a partition wall that divides said interior chamber into a first passageway and a second passageway, said first passageway having a first exit, and said second passageway having a second exit, said first and second exits forming complementaryportions of said outlet port, said first exit occupied by a deflection plate;

a restriction member extending from said partition wall into said second passageway, said restriction member having a semi-circular cross section; and

a transfer orifice passing through said partition wall, said transfer orifice oriented longitudinally between said restriction wall and said restriction member;

whereby said connector simultaneously attaches two sources of fluid to a single intake port on a boat motor flushing device, wherein said deflection wall, said restriction member, and said transfer orifice act as an inductor to preferably drawfluid from said first passageway into said second passageway.

6. The flushing system accessory of claim 5, said lubricating-fluid vessel being defined as a disposable bottle having a means for releasing pressure within said vessel, said vessel further including a connection means for coupling said vesselto said first intake port.

7. The flushing system accessory of claim 6, wherein said connection means includes a threaded aperture disposed within said vessel; and threads disposed on said first intake port sized to engage said threaded aperture.

8. The flushing system accessory of claim 5, further including threads disposed on said second intake valve; a hose of predefined length and diameter; said hose having a threaded first end sized to engage said threads on said first intakeport, and a second end; and a means for providing a continuous supply of water fluidly coupled to said second end of said hose.
Description: FIELD OF THE INVENTION

This invention relates to boat motor servicing and more specifically to an accessory flushing device which selectively supplies lubricating fluids with or without an attendant supply of water.

BACKGROUND OF THE INVENTION

Boat motors are internal combustion engines which generate a great deal of heat during use. The heat is a result of fuel combustion and associated friction produced by moving parts. For this reason, most outboard and inboard/outboard motorshave a cooling system for purposes of dissipating heat. Typically the cooling system is based upon a raw water pump for circulation of water through the engine, the raw water coming from a lake, river, or ocean from which the boat is operated on. Engine heat is dissipated into the water and the water discharged from the engine. As a result, the motor temperature is kept within an acceptable range.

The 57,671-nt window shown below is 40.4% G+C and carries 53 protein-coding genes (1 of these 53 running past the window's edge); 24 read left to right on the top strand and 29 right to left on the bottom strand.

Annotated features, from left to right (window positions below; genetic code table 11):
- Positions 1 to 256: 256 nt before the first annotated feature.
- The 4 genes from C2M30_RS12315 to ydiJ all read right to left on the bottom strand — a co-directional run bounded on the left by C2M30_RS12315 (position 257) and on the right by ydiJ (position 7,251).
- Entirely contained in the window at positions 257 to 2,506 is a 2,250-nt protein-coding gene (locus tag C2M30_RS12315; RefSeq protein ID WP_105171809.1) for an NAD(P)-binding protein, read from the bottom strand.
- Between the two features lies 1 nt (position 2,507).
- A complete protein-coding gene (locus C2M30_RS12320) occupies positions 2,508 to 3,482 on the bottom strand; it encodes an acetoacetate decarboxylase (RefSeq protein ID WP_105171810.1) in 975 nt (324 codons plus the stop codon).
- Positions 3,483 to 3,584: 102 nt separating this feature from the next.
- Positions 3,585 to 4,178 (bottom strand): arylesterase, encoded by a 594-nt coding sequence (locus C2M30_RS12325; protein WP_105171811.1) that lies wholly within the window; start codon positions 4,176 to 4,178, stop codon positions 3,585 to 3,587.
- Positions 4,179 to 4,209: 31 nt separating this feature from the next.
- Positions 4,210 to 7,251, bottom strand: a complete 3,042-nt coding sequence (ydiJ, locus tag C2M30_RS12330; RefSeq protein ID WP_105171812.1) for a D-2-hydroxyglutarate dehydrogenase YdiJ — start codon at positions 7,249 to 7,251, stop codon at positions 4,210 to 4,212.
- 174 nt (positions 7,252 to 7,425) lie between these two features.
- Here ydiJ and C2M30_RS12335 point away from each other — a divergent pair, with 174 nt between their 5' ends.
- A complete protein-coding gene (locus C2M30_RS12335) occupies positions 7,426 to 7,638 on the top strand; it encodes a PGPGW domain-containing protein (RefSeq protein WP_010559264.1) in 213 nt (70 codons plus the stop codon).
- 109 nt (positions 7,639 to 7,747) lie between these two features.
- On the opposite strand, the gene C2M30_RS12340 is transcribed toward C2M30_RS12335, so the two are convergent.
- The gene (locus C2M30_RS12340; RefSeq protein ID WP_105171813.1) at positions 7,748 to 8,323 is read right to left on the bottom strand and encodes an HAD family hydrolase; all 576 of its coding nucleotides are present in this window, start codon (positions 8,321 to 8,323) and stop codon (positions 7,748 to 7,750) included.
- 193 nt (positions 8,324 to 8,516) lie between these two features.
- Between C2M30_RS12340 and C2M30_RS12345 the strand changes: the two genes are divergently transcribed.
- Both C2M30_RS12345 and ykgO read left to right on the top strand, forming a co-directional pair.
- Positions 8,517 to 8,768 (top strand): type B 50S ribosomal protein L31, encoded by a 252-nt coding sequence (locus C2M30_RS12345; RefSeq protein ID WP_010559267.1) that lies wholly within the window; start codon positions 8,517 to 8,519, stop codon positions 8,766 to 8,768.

To maintain the life of a boat engine, boat engines are typically flushed after use. This is especially important when the engine is used in salt water. Salt water is highly corrosive and can quickly cause internal rusting of the engine. Operation of the boat in fresh water can also cause problems requiring flushing such as when the boat is used in areas of high silt, sand, or vegetation. All such matter can clog an engine leading to overheating. Should the matter be allowed to dryinside the engine, the matter can clog heat exchanges, oil coolers, transmission coolers and the engine jacket, all of which have small orifices. If sand or silt is left to dry inside the engine, starting of the engine may lead to overheating, and thegritty material may irreparably harm the raw water pump and/or circulation pump.

Like the rest of the motor, maintenance of the water pump ensures effective operation and prevents unexpected break downs. Proper maintenance includes inspection of the pump impeller and periodic lubrication of water pump parts. Lubricationwill insure that the pump is circulating water efficiently and removing as much heat as possible.